As you likely know, Cerebral Palsy is a condition that impacts people in a wide variety of ways. As a result, CP is often accompanied by a wide variety of misconceptions and, regrettably, a lack of awareness from the public. Just as much as CP can be caused by a number of sources, so too can Cerebral Palsy symptoms differ from child to child. Ultimately, our goal is to be a resource providing clarity for parents and the public alike.
First, the most basic: there are no universal Cerebral Palsy symptoms beyond a common factor, which is a neurological or brain injury. After that, there are fewer wide-reaching commonalities for this condition. Instead, Cerebral Palsy creates a community of special needs individuals that all have faced challenges, in some form, since birth and that are seeking effective solutions.
So what can you consider to be Cerebral Palsy symptoms? In short: anything tied to an initial brain or neurological injury that creates limitations. Cerebral Palsy symptoms in one person may involve a limp, turned hand, issues with motor control or reliance on adaptive equipment, including wheelchairs.. For others, there can be intellectual limits, ranging from missed milestones and general limits in ability to requiring full-time home care. Each of these Cerebral Palsy symptoms can fit on a spectrum just as equally as how people can run faster or slower than each other; there is no surefire way of knowing how Cerebral Palsy will impact a person.
Because of this truth that Cerebral Palsy symptoms can come in different forms, it is crucial for early intervention efforts to address the now, as well as the future. Whether that is physical therapy-based or can also include nutritional decisions, educational efforts (like IEPs), etc., it is important for Cerebral Palsy to be considered an ongoing factor for consideration (and reconsideration). A child’s Cerebral Palsy symptoms at eight years of age can greatly differ from how it impacts him or her at age forty-eight.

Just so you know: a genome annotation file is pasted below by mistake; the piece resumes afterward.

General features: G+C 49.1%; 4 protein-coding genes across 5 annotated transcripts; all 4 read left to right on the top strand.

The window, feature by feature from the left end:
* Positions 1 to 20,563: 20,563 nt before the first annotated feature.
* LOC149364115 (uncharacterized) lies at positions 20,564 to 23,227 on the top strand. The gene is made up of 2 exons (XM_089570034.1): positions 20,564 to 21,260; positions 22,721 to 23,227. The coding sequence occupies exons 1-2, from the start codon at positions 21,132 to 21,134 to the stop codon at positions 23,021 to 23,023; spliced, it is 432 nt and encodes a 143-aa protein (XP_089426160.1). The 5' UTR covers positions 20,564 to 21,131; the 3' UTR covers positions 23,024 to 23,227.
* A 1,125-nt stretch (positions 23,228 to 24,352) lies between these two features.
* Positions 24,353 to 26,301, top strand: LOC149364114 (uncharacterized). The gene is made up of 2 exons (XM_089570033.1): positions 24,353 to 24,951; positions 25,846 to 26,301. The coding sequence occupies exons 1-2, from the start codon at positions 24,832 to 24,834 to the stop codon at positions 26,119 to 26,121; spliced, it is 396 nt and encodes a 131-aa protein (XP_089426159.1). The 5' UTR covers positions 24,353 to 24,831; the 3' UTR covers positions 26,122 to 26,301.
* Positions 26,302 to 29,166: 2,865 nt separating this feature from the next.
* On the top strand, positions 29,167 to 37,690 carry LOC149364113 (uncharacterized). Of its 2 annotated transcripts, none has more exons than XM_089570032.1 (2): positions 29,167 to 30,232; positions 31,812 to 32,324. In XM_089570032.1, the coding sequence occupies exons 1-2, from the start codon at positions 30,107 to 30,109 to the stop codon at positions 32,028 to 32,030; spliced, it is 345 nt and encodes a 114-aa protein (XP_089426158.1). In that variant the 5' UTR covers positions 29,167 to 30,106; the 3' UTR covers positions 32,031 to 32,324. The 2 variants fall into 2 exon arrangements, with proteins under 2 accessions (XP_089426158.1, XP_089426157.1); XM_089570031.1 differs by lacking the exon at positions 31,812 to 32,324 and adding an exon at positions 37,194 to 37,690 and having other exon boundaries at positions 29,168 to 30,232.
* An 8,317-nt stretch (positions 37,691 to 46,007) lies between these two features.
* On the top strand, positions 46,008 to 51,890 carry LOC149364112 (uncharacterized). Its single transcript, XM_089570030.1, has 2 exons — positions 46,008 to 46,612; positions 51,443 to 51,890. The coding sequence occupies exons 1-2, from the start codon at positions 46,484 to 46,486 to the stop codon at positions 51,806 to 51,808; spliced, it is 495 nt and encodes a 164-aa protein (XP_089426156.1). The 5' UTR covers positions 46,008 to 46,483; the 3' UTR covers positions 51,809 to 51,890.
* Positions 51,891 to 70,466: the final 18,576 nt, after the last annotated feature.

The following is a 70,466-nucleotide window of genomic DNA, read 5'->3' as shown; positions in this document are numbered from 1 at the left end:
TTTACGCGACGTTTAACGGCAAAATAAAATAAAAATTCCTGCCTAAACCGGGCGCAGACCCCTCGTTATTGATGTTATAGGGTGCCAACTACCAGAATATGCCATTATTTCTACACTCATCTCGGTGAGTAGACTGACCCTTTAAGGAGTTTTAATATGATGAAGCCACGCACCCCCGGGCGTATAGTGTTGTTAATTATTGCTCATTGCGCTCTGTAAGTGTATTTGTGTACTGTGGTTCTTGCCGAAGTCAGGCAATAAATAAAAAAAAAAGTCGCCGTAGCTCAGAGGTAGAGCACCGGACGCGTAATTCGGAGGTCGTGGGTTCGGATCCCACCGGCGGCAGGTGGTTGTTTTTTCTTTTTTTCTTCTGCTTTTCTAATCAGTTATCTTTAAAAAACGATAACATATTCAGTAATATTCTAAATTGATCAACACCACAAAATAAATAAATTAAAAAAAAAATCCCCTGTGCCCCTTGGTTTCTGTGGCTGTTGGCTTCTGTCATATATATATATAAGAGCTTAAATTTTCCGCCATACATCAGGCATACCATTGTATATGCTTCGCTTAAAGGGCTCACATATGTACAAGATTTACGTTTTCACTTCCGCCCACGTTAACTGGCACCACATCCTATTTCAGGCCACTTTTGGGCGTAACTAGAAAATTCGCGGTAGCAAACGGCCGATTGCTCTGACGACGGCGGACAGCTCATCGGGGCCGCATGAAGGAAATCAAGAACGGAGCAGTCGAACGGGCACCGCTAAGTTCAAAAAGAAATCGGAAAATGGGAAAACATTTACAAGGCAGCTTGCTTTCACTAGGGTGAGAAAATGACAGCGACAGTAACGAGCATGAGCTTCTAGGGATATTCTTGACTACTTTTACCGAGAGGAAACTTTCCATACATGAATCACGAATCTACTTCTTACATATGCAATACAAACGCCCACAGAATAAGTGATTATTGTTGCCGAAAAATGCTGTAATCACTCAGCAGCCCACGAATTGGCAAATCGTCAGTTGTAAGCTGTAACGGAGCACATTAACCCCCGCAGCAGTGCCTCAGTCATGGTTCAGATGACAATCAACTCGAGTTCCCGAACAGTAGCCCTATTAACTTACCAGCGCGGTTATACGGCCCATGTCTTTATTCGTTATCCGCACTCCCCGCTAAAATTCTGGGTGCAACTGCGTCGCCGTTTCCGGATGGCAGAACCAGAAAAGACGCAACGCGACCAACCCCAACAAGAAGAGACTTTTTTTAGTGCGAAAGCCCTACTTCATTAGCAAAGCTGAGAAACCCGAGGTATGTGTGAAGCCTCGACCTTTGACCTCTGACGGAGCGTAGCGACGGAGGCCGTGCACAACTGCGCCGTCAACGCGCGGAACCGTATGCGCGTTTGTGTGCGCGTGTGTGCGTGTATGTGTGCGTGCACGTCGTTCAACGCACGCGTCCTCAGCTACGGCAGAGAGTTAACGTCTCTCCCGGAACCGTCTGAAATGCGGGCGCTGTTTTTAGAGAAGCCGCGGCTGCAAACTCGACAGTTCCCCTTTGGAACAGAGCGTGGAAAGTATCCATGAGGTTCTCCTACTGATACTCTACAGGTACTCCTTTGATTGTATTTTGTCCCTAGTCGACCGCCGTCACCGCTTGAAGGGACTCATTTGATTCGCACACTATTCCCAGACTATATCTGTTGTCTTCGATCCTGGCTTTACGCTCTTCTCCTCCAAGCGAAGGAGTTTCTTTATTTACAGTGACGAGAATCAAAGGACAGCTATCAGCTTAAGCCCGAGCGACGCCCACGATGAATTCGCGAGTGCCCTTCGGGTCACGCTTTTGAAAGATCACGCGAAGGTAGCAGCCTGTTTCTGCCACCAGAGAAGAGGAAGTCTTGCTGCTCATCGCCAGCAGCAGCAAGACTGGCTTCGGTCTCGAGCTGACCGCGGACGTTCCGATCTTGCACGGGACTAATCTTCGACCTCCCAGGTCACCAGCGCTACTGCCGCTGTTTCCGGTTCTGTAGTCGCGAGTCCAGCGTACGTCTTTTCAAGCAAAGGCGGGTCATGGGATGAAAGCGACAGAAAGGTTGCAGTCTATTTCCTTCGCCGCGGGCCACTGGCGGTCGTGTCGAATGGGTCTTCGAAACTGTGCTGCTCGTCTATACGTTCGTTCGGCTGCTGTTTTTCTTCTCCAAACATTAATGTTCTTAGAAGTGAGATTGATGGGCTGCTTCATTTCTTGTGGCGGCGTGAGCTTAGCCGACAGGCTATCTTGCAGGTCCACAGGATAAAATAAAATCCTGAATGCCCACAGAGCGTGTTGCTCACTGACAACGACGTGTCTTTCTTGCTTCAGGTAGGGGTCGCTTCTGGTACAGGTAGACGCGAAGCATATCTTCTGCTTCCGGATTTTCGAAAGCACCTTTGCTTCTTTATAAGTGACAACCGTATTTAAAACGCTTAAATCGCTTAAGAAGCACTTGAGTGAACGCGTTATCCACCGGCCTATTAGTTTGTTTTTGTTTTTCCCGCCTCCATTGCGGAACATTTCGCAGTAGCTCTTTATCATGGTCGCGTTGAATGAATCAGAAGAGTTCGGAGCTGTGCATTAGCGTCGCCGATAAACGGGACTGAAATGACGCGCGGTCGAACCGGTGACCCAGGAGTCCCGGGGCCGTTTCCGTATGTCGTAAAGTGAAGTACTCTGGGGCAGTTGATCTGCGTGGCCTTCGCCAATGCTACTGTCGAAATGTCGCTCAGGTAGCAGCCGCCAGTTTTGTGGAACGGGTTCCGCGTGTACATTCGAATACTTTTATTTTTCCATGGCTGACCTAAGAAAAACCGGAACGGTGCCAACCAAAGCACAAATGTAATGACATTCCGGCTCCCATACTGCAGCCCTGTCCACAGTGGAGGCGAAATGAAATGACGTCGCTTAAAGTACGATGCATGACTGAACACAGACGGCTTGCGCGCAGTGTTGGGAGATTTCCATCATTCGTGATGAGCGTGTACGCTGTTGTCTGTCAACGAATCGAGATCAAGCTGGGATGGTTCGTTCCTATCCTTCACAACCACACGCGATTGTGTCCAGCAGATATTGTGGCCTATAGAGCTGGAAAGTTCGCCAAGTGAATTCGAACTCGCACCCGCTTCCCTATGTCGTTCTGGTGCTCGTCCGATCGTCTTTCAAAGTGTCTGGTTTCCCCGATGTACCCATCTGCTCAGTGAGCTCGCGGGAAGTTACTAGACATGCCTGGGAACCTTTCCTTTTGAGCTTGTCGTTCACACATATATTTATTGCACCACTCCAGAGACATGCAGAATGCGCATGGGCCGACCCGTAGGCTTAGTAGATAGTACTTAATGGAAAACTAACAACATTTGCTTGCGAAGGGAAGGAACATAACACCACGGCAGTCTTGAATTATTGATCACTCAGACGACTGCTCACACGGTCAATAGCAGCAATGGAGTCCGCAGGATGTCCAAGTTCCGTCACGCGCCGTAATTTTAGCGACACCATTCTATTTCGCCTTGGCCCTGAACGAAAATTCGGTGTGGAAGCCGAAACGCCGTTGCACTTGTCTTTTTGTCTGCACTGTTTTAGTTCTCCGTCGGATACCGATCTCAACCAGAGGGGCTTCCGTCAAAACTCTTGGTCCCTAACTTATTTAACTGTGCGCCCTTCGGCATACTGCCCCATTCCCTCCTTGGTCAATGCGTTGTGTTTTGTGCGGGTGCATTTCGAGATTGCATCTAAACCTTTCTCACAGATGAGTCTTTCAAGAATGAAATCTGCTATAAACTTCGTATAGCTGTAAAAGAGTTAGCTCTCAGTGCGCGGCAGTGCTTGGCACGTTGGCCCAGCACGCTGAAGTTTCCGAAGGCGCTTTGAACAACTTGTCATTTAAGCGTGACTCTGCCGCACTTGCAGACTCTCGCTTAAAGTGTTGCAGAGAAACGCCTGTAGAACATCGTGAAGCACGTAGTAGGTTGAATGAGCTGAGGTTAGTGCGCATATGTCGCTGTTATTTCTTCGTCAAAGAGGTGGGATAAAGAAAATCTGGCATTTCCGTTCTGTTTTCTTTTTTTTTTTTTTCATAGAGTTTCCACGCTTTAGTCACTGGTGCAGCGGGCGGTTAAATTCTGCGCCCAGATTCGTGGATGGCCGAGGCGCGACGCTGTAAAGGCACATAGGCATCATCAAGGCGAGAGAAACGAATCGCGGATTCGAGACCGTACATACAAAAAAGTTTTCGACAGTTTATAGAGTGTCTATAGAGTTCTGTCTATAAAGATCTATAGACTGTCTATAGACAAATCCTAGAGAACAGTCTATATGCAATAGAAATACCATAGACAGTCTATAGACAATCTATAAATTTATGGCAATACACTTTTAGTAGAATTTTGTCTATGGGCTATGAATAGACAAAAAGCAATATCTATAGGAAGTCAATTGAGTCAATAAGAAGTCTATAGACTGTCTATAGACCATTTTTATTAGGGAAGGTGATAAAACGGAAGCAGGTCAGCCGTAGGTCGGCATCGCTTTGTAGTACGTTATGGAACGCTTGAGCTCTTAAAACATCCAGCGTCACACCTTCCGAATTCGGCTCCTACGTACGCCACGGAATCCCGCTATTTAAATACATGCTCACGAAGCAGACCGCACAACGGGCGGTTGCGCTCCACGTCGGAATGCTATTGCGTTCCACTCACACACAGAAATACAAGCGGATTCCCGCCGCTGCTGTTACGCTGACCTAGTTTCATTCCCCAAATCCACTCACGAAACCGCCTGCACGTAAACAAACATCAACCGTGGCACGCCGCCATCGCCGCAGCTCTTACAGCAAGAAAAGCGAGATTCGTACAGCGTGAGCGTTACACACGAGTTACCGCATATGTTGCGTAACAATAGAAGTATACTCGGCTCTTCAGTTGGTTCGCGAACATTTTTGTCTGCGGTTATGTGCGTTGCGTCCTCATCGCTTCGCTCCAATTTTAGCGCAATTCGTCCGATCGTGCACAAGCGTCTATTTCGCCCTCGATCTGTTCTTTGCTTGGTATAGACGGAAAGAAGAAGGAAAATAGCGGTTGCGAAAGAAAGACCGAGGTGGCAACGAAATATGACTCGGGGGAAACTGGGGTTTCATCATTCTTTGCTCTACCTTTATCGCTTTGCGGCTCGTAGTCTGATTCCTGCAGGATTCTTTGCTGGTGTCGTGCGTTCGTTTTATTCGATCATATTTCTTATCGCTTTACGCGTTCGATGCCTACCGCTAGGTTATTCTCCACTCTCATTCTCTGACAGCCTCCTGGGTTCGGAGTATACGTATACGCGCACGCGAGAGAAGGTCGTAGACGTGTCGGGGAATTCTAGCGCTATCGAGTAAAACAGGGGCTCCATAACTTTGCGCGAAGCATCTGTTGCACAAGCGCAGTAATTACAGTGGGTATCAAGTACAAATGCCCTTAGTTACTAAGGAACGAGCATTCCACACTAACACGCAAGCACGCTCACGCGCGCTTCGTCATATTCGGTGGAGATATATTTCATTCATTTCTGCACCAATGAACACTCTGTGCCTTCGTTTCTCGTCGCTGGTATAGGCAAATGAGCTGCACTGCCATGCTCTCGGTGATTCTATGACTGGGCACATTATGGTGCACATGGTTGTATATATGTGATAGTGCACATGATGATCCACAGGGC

So how do you address the future when it comes to your child’s Cerebral Palsy symptoms? First, keep an up-to-date copy of your child’s medical records when you can. Doing so can allow you to effectively navigate different medical specialists, as well as inform organizations looking to help with your child’s unique situation. Having easy access to a baseline of activity and function is incredibly effective for medical professionals looking to best understand your child’s Cerebral Palsy symptoms. Next, learn the terminology. Read up on all of the different terms to best follow your doctor’s suggestions, as well as understand what different medical professionals think of your child’s future. Finally, be mindful and proactive on different Cerebral Palsy symptoms as they arise or increase in severity. Just as early intervention can make a big difference in helping your child reach their full potential, recognizing new/increased forms of your child’s Cerebral Palsy can help you in pursuing different treatment options.
Have questions about different Cerebral Palsy symptoms or would like information on treatments, therapies, support organizations, etc.? Contact us today! Fill out our contact form or call us at (800) 692-4453(800) 692-4453 FREE so that we can connect you with a wide assortment of assistance options available to help your child and family reach new heights in the face of Cerebral Palsy.